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1. My judgment of Terry Goodkind:     Goodkind is Jordan-lite. That makes him far ahead of most. The whole thing is set up and unfolds in such a similar manner that I wonder if the two know each other and compare notes. Then about five books into the series,  Goodkind starts cheating. It seems that all he can think of to do is get the hero's lady captured and more of less held hostage. In order to do this, he throws in a new form of magic that will trump earlier ones until the hero learns how to circumvent it. I got tired of this and quit reading midway through the 5th or 6th book. I will get all the rest and read them, though. What else is there to do with Jordan dead.

2. Robert Jordan was in a class all by himself. Rand al-Thor is a hero straight out of Joseph Campbell. To fully grasp and appreciate what Jordan is writing you need to read The Hero With A Thousand Faces. It would require about ten pages to explain all of what I am talking about. Jordan carefully introduces three major male characters and at least four female characters. That their fates will always be interwoven has already been prophesied, already written. And then the hero's background, his quest, is unfolded most adroitly. The hero must do something very significant, necessary even, for his tribe. And he must pay. (Jesus is the most famous example of heroes). At the time Jordan passed, the extent of the price Rand al Thor would pay was unknown. Quite possibly, even to Jordan. To me, the deph of this series far exceeds anything else of its kind. Likewise Jordan's ability to create eight major players in the drama, each with their own strengths and weaknesses and humanity.

Last Edited on: 6/3/10 8:33 PM ET - Total times edited: 1
Date Posted: 6/3/2010 9:16 PM ET
Member Since: 10/18/2009
Posts: 110
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I would also recommend Robert Jordan's Wheel of Time and Stephen King's Dark Tower.  I would add C. S. Lewis's Chronicles of Narnia, although they may seem more of a children's series.

I have tried Jacqueline Carey's Kushiel series and did not care for it.  I started David Edding's Malloreon series; it was alright, but didn't get me interested enough to continue.  L. E. Modesitt's Saga of Recluse was also alright, but I didn't stick with it either.

Date Posted: 6/3/2010 11:06 PM ET
Member Since: 5/10/2009
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I liked the begining of Jordan's series, but to me it felt like the plot just started meandering all over the place once you got past book 5 or 6.  

I'd agree with calling Goodkind Jordan-lite.  I read both series in the same summer, and they're incredibly similar.  John, you might disagree with this, but my thoughts at the time was that maybe by book 5 he'd perhaps caught up to what Jordan had written plot-wise and had to start making up his own plots.  Very uncharitable of me, I know.

I've only read the first 2 of the Chalion series so far, but I've loved both books.

I'll plug Tad Williams's epic fantay series Memory, Sorrow, and Thorn.  While the plot might not be all that original, I liked the characters and the world building is good.

Date Posted: 6/4/2010 5:32 PM ET
Member Since: 3/11/2008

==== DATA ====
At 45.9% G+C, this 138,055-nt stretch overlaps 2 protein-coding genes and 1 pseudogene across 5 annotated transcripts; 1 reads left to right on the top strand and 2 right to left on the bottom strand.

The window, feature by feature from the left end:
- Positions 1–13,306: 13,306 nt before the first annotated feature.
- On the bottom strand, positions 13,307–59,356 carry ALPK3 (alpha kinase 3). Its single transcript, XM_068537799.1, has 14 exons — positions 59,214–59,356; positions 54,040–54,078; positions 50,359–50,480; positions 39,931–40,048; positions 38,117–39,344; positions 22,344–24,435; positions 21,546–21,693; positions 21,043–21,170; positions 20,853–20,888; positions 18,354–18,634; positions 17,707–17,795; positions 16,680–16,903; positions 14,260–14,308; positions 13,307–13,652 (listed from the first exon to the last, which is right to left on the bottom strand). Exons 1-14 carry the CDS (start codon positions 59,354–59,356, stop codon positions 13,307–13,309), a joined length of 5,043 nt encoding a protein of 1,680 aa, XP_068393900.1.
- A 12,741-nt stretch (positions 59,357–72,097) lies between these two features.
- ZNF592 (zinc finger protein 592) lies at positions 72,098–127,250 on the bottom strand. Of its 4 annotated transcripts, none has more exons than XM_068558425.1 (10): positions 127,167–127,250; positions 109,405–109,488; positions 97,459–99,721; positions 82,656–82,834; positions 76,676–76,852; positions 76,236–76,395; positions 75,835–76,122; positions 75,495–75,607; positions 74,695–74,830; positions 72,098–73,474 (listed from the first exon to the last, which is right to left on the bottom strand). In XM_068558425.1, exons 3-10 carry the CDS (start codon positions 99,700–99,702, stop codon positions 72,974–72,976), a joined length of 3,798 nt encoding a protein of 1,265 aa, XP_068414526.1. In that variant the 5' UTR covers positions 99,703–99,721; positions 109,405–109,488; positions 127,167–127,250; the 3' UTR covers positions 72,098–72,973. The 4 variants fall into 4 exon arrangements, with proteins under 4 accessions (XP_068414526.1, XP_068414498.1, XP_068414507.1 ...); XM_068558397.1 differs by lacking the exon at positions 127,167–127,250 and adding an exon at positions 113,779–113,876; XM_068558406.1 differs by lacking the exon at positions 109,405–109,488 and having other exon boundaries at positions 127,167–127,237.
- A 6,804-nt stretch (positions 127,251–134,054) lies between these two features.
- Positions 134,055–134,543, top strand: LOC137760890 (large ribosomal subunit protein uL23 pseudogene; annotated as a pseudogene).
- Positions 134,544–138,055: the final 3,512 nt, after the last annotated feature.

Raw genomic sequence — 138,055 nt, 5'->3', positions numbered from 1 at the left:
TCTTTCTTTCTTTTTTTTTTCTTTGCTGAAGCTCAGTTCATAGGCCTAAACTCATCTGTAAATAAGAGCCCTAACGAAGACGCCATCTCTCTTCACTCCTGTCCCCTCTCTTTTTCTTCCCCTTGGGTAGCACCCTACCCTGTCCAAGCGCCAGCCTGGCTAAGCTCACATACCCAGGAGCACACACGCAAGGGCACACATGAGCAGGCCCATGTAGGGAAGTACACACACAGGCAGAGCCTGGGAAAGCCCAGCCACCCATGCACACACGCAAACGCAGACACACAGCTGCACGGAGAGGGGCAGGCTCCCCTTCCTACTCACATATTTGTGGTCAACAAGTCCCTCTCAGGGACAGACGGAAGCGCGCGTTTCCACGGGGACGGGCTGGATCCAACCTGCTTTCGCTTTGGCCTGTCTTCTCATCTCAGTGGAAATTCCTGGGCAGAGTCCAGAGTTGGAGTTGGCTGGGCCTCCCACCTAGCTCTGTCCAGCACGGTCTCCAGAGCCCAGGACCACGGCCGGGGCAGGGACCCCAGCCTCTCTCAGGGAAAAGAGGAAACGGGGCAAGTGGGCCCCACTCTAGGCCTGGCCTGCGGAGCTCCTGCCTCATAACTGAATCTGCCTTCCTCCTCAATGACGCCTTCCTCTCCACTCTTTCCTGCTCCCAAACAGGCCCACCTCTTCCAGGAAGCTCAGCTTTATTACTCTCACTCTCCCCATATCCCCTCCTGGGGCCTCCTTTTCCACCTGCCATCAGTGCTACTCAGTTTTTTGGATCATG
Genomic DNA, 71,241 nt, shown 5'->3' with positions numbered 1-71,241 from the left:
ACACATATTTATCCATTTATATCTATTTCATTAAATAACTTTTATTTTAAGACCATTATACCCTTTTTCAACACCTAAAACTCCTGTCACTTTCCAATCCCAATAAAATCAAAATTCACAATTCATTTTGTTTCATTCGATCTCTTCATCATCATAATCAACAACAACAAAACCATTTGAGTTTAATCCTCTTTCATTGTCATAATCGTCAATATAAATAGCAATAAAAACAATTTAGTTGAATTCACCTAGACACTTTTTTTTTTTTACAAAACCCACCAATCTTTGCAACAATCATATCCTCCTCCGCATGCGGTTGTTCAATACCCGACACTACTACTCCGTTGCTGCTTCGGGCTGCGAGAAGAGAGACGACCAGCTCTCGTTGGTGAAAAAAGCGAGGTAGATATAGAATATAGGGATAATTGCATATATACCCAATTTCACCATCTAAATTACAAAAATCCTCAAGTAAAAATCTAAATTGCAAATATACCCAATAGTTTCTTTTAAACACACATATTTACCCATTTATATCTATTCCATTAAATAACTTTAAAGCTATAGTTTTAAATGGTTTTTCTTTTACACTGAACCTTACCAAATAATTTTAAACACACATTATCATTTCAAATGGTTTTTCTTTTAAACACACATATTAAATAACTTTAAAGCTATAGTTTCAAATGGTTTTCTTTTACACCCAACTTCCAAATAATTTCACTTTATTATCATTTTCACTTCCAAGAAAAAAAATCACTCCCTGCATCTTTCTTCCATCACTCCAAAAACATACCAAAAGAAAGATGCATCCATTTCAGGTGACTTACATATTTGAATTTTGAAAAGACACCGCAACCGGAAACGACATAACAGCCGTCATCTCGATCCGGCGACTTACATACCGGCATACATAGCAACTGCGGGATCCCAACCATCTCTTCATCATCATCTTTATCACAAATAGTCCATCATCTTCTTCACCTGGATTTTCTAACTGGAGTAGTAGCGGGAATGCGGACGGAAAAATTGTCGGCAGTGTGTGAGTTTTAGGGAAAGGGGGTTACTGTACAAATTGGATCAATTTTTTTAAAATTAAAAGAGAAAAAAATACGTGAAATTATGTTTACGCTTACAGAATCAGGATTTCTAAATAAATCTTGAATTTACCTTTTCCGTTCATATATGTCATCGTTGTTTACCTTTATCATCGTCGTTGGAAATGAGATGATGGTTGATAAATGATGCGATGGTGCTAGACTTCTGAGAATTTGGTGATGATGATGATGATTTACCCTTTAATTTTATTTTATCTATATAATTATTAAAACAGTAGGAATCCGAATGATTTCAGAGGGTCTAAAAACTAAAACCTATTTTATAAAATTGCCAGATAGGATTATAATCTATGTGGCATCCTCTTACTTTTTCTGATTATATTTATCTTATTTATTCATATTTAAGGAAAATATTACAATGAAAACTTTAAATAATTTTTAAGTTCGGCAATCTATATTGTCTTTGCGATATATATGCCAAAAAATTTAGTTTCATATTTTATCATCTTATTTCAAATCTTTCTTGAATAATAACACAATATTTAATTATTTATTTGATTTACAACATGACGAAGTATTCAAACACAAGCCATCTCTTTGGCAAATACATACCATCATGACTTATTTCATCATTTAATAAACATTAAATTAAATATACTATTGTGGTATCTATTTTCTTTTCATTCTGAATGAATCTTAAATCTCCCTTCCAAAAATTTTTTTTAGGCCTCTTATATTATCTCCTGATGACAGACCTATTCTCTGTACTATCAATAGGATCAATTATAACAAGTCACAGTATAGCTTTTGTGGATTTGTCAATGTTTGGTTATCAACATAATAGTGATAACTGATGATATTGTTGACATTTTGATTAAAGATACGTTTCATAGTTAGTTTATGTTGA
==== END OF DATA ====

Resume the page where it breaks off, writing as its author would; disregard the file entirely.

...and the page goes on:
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I have to second the recommendation of Jacqueline Carey's Kushiel series, as it is absolutely brilliant.

Date Posted: 6/4/2010 6:42 PM ET
Member Since: 10/13/2007
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Thieves World series.. just liked that it was written by several different authors and from different view points. Having the different authors made the character very individual and not the same old ones with just different hair color :) It was based on a RPG.

Date Posted: 6/6/2010 3:18 PM ET
Member Since: 4/6/2006
Posts: 236
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Great to see another plug for King's Dark Tower, I have recommended it before too, I loved it.  I second Tad Williams, The Belgariad and Mallorian group and add Stephen R. Donaldson's Thomas Covenant series.  They are all heavy on the good characters growing through adversity scenarios. Haven't read Jordan because it's not done yet and hated Goodkind - waaay to much awful cruelties and goriness for me, couldn't stomach the second one and ended it there.  Too many good series too little time to endure what you don't like.


I find many of the YA series are amazingly good, Percy Jackson, Erin Hunter's Cat series, Philip Pullman's His Dark Materials and anything by Diana Wynne Jones to name a few.  Too many good series too little time, eh?



Date Posted: 6/6/2010 6:01 PM ET
Member Since: 9/20/2008
Posts: 402
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Thanks everyone for the well thought out responses.  Before coming to this board all I knew about fantasy fiction was The Chronicles of Narnia, Mercedes Lackey (and that was only from eavesdropping on someone's conversation on the train) and Raymond Feist (who I read when I was in Junior High). Since then I have truly enjoyed the recommendations  to explore the works of George RR Martin, Philip Pullman, Stephen Hunt and now I am reading Lois McMaster Bujold's The Curse of Chalion.

Date Posted: 6/10/2010 10:15 PM ET
Member Since: 3/10/2010
Posts: 100
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If you're looking for other recommendations and enjoy authors like George RR Martin, then you might also want to look into Robin Hobb's work. The "Farseer" and "Tawny Man" triologies are a great place to start. I'm currently in the middle of her "Soldier's Son" triology, and I'm finding her writing and story concepts to be refreshingly original. There's a lot of great thought behind her writing, as well a just a good well-written story :-)